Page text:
Clashes sparked by suspected cartel gunmen in a northern Mexican town killed 20 people this weekend, authorities said, putting more pressure on Mexico’s president to curb gang violence after the United States vowed to label the gangs terrorists.
President Andres Manuel Lopez Obrador, mindful of efforts by U.S. President Donald Trump to designate Mexican drug gangs as terrorist groups, repeated on Sunday (December 1) that he would not accept any intervention from abroad, while doubling down on his strategy of trying to contain the cartels.
The government of the northern state of Coahuila said local security forces killed 14 gunmen on Saturday and Sunday, after a major gunfight broke out in the small town of Villa Union near the Texas border. Earlier, the state government had said police had shot dead 17 cartel members.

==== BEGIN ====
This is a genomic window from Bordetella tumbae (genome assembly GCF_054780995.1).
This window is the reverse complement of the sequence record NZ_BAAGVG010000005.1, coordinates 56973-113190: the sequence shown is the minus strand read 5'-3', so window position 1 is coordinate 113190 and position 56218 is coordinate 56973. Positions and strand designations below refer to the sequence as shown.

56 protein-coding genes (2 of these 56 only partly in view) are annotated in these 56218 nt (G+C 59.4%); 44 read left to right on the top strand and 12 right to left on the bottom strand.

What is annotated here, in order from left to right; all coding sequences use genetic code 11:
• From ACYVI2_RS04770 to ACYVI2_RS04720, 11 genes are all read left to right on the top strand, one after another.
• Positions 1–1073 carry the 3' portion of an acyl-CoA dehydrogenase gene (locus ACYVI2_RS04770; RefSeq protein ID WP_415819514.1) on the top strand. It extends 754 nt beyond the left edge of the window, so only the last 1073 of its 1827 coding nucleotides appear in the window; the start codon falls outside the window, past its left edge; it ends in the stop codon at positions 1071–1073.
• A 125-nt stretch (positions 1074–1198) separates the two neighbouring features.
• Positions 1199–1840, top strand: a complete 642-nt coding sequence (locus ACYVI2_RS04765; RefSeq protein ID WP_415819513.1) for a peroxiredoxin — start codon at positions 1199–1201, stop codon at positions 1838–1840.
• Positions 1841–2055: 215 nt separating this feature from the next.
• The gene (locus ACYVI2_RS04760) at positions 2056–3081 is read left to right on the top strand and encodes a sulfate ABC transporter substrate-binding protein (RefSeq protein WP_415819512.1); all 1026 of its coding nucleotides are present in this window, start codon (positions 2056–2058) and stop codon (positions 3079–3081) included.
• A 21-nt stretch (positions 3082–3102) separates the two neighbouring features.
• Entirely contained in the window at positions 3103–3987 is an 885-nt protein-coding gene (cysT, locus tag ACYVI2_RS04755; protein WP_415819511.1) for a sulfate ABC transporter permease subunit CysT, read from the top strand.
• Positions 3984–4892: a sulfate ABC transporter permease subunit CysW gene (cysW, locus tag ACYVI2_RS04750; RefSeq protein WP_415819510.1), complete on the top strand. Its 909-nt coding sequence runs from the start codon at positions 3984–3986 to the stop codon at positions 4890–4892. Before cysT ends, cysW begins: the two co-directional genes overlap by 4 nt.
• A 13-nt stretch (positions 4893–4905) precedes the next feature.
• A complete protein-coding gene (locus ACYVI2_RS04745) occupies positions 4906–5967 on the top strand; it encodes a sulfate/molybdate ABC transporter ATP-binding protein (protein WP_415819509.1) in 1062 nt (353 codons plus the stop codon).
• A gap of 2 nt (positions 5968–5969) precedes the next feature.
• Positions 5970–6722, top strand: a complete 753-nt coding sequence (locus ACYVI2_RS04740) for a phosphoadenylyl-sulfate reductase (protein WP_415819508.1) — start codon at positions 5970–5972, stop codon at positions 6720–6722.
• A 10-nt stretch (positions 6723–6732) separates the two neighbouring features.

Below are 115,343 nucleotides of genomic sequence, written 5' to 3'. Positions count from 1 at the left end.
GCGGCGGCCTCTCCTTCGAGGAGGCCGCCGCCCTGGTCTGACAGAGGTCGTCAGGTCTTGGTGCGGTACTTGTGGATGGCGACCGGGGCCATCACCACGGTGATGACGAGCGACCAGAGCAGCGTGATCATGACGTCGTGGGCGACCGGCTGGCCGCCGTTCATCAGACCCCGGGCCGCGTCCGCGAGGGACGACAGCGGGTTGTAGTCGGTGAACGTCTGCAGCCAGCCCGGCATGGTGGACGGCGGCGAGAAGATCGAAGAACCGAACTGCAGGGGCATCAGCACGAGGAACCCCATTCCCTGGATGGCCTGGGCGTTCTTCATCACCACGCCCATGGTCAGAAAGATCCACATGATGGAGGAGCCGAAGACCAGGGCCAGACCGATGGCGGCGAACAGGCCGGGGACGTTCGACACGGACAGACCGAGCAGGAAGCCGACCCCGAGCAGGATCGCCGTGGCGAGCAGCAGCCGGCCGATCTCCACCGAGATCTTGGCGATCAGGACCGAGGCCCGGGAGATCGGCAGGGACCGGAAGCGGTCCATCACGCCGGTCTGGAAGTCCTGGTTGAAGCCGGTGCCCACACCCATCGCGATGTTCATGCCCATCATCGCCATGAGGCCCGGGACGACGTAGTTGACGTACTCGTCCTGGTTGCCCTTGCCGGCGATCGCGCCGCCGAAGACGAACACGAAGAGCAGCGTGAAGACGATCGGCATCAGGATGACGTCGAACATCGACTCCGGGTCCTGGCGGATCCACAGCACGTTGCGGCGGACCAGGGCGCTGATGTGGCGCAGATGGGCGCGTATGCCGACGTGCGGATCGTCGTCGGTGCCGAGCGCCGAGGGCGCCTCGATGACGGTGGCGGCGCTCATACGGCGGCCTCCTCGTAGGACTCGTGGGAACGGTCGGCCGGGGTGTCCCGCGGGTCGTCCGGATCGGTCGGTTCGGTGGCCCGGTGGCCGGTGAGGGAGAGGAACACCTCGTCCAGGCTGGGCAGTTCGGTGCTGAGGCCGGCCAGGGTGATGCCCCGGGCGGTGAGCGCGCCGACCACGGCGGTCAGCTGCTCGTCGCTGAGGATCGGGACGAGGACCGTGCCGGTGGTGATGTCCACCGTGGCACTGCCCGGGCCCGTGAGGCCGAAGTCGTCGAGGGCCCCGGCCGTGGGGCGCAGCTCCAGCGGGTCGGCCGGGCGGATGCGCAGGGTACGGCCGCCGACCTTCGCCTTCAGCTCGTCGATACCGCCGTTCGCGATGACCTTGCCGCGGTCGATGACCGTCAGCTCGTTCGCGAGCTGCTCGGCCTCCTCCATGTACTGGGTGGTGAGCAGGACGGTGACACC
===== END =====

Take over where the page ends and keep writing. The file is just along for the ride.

Four police were also killed in the shootouts, which broke out around midday on Saturday, sparking fresh criticism of the government’s approach to handling the powerful gangs.
The bodies of two unarmed civilians apparently murdered by the gunmen were also recovered, the government said.
Riding into town in a convoy of heavily armed pickups, gunmen sprayed the offices of the mayor of Villa Union with bullets and fought police for more than 1 1/2 hours as gunfire echoed through the streets.
More than 60 gunmen took part in the fight and 17 of their vehicles were seized, Coahuila’s government said.
A number of the gunmen, who were suspected members of the Cartel of the Northeast from Tamaulipas state, were killed by state police in pursuit of the raiding party after it fled the town, authorities said.
The events in Villa Union add to a series of recent security lapses that have raised questions about Lopez Obrador’s policy.
(Production: Rodolfo Pena Roja)